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Welcome to Ugly Town

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Editor’s Note:
These buildings have been called many names — abandoned and dilapidated, eyesores and blight — but what it boils down to is that they’re just plain ugly. There is something unnatural about empty man-made structures, which makes it easy for the imagination to jump to conclusions about them.

Picture an alleyway between warehouses, punctuated by an open door that leads only to blackness. Imagine walking through an abandoned factory, where it is silent, except for the clinking of a rusty chain and the creaking of a wheel. In your mind’s eye, peer into the shadows to see a cellar with an earthen floor. While any of these places could serve as an excellent backdrop to a horror movie, there is the knowledge that people left these buildings behind, and the ugliness of the façade begs the deeper question, “What happened here?”

Known As: The Mountain Inn
There has been a recent emergence of murmurings among Fayetteville citizens about the city’s failed TIF project in the downtown area. Since its renovation and expansion in the 1960s, the Mountain Inn has changed ownership several times with little success. Most recently, the city council voted to use tax increment financing to remove most of the inn and to support the construction of a new structure. Though the bulk of the blight was removed in 2005, the structure of the original Mountain Inn from 1866 was left behind, keeping the historic feel of Center Street intact, and also preserving a slice of ugly for the corner.

A “Coming Soon” poster for the proposed replacement, Renaissance Towers, now lies in the alcove of the building, flanked by the dead leaves and trash that have accumulated with time. The ground floor, which is blocked by a chain-link fence, was used as office space until 2000, when Stella Moga from Ohio took ownership. Kit Williams, who is now the city attorney of Fayetteville, worked from the building for 14 years. When the building changed owners, Williams was given less than a month to vacate. Now, almost 12 years have passed, no renovations have been made and his name is still on the door.

Comprised of three stories and a basement area, there is a lot of space to be had, but interested investors would need to make major renovations to make use of the entire building. Brian Maxwell, who owns and manages Damgoode Pies next door, purchased the neighboring structure for its “ambience.” And it must be said, the remains of the Mountain Inn still holds a certain amount of charm under the debris. (Editor’s Note: I was unable to contact any of the current owners to get a statement.)

Known As: The Mexican Original Tyson Plant
At the intersection of Huntsville and Happy Hollow sits a sprawling complex of what appears to be storefronts and offices. Google maps identifies the address as Eastgate Shopping Center, and that’s what it appears to be — an abandoned strip mall. On the west side of the property, a chain-link gate stands open, and there are no signs to warn off trespassers. Metal silos stand in one corner, and on the other side of the property, sits a machine on a rooftop.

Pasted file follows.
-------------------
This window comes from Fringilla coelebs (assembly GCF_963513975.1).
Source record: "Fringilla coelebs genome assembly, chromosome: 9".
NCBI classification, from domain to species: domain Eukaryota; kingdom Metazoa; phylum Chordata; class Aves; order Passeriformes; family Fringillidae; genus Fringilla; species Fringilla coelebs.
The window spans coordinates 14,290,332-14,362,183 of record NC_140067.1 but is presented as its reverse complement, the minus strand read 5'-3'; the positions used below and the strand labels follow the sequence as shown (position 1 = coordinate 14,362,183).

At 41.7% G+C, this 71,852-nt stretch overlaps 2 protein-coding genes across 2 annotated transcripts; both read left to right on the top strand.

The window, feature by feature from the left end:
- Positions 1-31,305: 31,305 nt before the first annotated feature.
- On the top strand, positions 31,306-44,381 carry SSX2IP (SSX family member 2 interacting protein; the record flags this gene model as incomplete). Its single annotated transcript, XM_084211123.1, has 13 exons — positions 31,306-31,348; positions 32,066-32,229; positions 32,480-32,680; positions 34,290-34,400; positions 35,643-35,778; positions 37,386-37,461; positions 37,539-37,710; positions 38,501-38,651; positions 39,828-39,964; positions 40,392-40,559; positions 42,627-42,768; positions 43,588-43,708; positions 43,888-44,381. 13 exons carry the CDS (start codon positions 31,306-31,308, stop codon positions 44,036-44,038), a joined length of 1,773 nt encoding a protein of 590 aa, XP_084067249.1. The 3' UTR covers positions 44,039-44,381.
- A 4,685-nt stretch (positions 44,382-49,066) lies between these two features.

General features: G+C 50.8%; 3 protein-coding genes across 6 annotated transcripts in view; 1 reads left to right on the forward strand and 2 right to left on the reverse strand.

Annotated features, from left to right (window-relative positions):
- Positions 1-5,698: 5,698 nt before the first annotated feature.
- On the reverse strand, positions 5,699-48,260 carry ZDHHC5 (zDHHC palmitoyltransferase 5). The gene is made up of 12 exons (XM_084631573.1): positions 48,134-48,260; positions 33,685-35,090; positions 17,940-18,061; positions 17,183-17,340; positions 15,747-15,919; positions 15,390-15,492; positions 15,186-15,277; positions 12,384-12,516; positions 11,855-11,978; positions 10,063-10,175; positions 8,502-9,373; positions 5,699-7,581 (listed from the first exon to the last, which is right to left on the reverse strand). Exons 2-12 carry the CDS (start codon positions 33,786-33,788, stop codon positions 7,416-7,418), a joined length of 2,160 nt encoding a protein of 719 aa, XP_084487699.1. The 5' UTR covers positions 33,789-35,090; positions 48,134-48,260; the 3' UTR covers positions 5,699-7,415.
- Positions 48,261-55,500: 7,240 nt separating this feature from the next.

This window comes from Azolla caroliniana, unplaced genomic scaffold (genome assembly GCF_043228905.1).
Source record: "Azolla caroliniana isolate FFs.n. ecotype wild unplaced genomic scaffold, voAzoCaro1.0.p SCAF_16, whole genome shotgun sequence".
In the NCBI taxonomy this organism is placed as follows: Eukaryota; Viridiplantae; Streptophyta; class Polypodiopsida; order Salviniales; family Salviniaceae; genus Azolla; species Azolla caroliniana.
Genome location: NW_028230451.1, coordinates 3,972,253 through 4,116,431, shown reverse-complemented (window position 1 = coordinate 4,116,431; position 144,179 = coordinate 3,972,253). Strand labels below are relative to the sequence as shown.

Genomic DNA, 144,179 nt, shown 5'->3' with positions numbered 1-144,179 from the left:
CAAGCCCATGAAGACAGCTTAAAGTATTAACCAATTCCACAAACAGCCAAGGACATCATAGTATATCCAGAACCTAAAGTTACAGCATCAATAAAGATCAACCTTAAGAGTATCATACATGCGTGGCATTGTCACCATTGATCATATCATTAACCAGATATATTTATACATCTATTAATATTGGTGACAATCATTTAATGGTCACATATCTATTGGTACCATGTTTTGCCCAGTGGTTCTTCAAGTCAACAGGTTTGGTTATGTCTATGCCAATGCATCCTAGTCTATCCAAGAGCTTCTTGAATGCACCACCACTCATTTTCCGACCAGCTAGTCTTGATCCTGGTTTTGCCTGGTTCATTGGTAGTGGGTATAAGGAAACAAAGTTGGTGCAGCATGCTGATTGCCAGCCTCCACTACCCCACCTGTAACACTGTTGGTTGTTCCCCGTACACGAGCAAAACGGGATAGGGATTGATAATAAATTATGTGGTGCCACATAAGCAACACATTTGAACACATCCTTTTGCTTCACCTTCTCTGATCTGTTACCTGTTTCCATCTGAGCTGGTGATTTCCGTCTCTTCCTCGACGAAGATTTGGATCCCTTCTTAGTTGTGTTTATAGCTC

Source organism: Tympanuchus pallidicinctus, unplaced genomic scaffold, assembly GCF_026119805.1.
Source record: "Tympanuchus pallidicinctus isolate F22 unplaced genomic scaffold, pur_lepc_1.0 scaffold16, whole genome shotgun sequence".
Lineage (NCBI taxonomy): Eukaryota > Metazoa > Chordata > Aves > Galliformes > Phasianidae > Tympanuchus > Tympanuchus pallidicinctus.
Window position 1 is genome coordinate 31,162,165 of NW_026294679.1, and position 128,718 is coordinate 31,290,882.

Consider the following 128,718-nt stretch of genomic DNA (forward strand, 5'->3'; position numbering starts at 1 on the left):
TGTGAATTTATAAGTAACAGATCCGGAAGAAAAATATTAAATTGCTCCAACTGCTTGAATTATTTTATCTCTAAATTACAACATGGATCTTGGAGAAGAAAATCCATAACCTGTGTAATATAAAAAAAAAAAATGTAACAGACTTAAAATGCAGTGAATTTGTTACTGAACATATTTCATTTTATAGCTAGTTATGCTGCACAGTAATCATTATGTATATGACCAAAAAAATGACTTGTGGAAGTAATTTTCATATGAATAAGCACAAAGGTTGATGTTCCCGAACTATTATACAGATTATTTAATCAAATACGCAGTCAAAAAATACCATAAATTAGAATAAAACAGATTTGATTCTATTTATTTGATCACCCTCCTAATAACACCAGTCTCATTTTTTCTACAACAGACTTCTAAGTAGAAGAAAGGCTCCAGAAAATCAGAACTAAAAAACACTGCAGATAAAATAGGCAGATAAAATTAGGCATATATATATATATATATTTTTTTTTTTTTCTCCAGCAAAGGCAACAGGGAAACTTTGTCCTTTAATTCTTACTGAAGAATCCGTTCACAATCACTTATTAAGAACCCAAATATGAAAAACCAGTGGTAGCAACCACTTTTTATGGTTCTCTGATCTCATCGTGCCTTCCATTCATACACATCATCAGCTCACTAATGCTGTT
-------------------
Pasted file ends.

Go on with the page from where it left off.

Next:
Formerly a tortilla plant, the 124,000-square-foot building was purchased by the city in 2005 and was intended to become a public justice complex. Those plans never came into fruition, but the empty warehouses and offices are sometimes used by the city fire and police departments for training. Even the grain bins come in handy. “We drop 185 pound dummies into the silos. Bring it up and then do it again,” says firefighter Carl Keller. Sergeant Stout with the Fayetteville police department says sometimes the building is used to train canine units or to practice building searches.

All of the storefronts are now vacant. Glass has piled up on one area of the sidewalk. A shopping cart has been left in one of the machine rooms. Windows are broken. Doors are missing, damaged, or unlocked. Keller says vagrants often trespass on the property. Burglars have long since stripped the building of its copper.

The future of the property remains unclear. Necessary renovations are estimated at $8 million. According to a 2009 report the city is currently kicking around a few different options for the building and surround 9.03 acres, but wouldn’t hesitate to sell it.

Known As: Campbell’s Grocery Store
Next to the Eureka Pizza on Leverett sits what appears to be a one-story apartment complex. Two of the three doors are kicked in. Debris crowds the doorways. Shattered glass and tattered insulation hang from windows. Peeking through the doors you can see cabinets, walls and rafters. Jerry Sweetster of Sweetster Property says the building was uninhabitable when they bought it. The purchase was a strategic move to control the property, and until they have a concrete plan for building something new, he sees no reason to tear it down. County assessor records say the structure was built in 1910, making it more than a century old.

The back of the building is far more interesting than the street front facade. Built on a hill, there are stairs leading to doorways where weeds have overgrown the steps, and small trees have breached the walls. There is a doorway missing one door, exposing the lower level of the building. I cannot tell if the floor is earthen or concrete covered in dirt.

Sweetster says he purchased the building from Jeannine Presley, whose family lived and worked in the building known as Campbell’s Grocery. Though I couldn’t find any additional history about the building. I have come to the conclusion that it was an apartment building at one time. My detective skills noted different numbers on three separate doorways, and I uncovered a floor plan entitled “Apartments Apartments.”

* All of these buildings are dangerous. Do not, under any circumstances, enter these buildings.

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